Definition of tarpaulin in English:

tarpaulin

Syllabification: tar·pau·lin
Pronunciation: /tärˈpôlən, ˈtärpə-
 
/

noun

  • 1Heavy-duty waterproof cloth, originally of tarred canvas.
    More example sentences
    • The sun was quite low when the train pulled into another yard, and he had covered them with tarpaulin once again.
    • A quantity of drugs were recovered from the house and a high-value car, which was found covered by tarpaulin in the front garden, was removed to be stripped down and examined.
    • The option was of course, to down tools, rush off to the Hyper Value, buy a big piece of tarpaulin and cover the huge open space in our front wall.
  • 1.1A sheet or covering of this.
    More example sentences
    • The trucks were dusty and neglected, their tyres rotting and flat and sinking into the ground, but when the two ladies pulled back a tarpaulin, they found that the trucks were full of gems and precious stones and pearls and gold coins.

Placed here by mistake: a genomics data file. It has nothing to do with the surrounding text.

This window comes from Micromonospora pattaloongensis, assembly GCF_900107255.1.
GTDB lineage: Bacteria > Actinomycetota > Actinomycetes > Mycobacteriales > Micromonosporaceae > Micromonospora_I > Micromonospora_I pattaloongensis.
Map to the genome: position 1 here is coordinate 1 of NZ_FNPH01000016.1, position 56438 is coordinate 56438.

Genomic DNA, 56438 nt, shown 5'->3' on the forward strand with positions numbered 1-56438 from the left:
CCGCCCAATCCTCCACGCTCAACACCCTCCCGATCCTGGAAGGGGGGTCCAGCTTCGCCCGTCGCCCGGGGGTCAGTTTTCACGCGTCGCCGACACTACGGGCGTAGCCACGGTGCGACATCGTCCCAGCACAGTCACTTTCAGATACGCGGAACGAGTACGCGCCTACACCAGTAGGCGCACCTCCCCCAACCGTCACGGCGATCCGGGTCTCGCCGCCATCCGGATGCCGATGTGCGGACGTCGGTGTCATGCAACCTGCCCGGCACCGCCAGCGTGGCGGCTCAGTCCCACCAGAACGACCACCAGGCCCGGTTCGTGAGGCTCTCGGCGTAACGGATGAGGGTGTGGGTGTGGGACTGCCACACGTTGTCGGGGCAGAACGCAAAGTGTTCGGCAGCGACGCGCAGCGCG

• The shelters are basic - little more than wooden frames covered in tarpaulins to keep out the rain.
    • He rode alone before two large waggons, covered over with tarpaulins stretched on tall arches, pulled by double yokes of oxen.
  • 2 historical A sailor’s tarred or oilskin hat.
    More example sentences
    • A farmer is not exposed to falling ropes, or spars, or tackle-hence, does not need a stiff tarpaulin, like a sailor or a fireman.
  • 2.1 archaic A sailor.

Origin

early 17th century: probably from tar1 + pall1 + -ing1.

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Pronunciation: skōSH
noun
a small amount; a little